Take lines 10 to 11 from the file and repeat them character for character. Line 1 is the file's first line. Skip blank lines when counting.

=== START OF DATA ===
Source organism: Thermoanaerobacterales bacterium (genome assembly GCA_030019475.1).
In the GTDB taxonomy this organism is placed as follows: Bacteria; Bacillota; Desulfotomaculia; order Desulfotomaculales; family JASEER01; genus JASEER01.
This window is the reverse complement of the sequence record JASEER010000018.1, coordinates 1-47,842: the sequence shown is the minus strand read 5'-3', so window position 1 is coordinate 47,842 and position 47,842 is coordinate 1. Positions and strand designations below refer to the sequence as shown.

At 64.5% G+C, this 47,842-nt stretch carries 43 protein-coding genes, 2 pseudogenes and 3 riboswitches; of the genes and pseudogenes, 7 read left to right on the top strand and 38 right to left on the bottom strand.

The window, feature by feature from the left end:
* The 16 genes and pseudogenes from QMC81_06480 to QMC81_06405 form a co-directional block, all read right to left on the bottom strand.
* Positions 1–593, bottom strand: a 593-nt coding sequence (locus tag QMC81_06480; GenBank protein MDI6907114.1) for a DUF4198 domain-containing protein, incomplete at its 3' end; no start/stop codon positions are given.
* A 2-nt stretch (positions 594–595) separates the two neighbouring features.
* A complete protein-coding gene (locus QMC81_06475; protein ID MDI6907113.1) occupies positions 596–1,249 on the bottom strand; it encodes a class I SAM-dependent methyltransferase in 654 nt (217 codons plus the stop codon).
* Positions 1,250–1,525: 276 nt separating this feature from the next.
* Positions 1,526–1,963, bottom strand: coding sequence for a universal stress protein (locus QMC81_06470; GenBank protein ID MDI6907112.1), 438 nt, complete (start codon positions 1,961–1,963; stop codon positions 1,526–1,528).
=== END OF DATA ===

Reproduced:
* Positions 1,250–1,525: 276 nt separating this feature from the next.
* Positions 1,526–1,963, bottom strand: coding sequence for a universal stress protein (locus QMC81_06470; GenBank protein ID MDI6907112.1), 438 nt, complete (start codon positions 1,961–1,963; stop codon positions 1,526–1,528).